Johann Wolfgang von Goethe

Aug. 28, 1749 - Mar. 22, 1832

 

The Minstrel

by Johann Wolfgang von Goethe

What sounds are those I hear, along
The drawbridge sweetly stealing
Within our hall I'd have that song,
That minstrel measure, pealing.

Then forth the little foot-page hied;
When he came back, the king he cried,
Bring in the aged minstrel!

Good-even to you, lordlings all;
Fair ladies all, good-even.
Lo, star on star! Within this hall
I see a radiant heaven.
In hall so bright with noble light,
'Tis not for thee to feast thy sight,
Old man, look not around thee!

He closed his eyne, he struck his lyre
In tones with passion laden,
Till every gallant's eye shot fire,
And down look'd every maiden.
The king, enraptured with his strain,
Held out to him a golden chain,
In guerdon of his harping.

The golden chain give not to me,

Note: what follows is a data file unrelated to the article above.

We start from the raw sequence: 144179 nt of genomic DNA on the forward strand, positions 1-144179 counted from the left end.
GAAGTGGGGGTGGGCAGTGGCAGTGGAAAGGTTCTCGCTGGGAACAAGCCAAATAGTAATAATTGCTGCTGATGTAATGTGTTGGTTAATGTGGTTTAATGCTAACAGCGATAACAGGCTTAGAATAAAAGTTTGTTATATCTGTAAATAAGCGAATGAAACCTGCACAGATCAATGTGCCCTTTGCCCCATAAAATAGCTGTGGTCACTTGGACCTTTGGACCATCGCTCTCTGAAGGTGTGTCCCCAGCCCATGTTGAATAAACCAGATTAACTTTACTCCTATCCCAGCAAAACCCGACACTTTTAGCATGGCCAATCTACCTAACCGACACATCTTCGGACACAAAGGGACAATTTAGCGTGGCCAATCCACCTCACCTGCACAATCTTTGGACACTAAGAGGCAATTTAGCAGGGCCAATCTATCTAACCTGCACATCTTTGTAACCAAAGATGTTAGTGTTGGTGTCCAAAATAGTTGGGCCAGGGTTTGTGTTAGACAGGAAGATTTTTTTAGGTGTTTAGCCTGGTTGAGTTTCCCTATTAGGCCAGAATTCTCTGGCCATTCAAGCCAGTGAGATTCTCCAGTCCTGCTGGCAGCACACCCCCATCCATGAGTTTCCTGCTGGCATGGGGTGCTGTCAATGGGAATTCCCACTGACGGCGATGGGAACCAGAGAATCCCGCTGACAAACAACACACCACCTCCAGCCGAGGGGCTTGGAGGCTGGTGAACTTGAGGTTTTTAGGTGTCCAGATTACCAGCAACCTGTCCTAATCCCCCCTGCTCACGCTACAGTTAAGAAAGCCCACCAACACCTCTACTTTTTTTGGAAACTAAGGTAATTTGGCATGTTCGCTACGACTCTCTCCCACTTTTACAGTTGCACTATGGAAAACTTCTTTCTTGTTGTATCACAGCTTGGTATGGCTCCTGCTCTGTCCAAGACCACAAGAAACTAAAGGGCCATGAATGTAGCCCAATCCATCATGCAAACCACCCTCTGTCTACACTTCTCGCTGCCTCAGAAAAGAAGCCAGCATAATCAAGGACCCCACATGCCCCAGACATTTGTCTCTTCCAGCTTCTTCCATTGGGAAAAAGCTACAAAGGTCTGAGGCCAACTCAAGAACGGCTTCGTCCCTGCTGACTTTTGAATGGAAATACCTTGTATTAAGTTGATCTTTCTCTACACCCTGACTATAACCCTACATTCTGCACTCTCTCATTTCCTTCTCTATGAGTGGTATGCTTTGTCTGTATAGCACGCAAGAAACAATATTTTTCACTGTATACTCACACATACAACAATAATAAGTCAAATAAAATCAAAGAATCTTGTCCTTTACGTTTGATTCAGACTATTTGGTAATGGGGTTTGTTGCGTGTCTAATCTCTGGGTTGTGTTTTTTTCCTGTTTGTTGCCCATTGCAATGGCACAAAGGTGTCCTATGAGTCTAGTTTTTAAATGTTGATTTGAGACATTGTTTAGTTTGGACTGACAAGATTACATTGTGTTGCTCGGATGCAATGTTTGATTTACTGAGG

For noble's breast its glance is,
Who meets and beats thy enemy,
Amid the shock of lances.
Or give it to thy chancellere --
Let him its golden burden bear,
Among his other burdens.

I sing as sings the bird, whose note
The leafy bough is heard on.
The song that falters from my throat
For me is ample guerdon.
Yet I'd ask one thing, an I might,
A draught of brave wine, sparkling bright
Within a golden beaker!

The cup was brought. He drain'd its lees,
O draught that warms me cheerly!
Blest is the house, where gifts like these
Are counted trifles merely.
Lo, when you prosper, think on me,
And thank your God as heartily,
As for this draught I thank you!

Source:

Poems And Ballads Of Goethe
Copyright 1859
Translator:
William Edmondstoune Aytoun, D.C.L. ("A.")
and Theodore Martin ("M.")
Delisser & Procter
508 Broadway, New York
 
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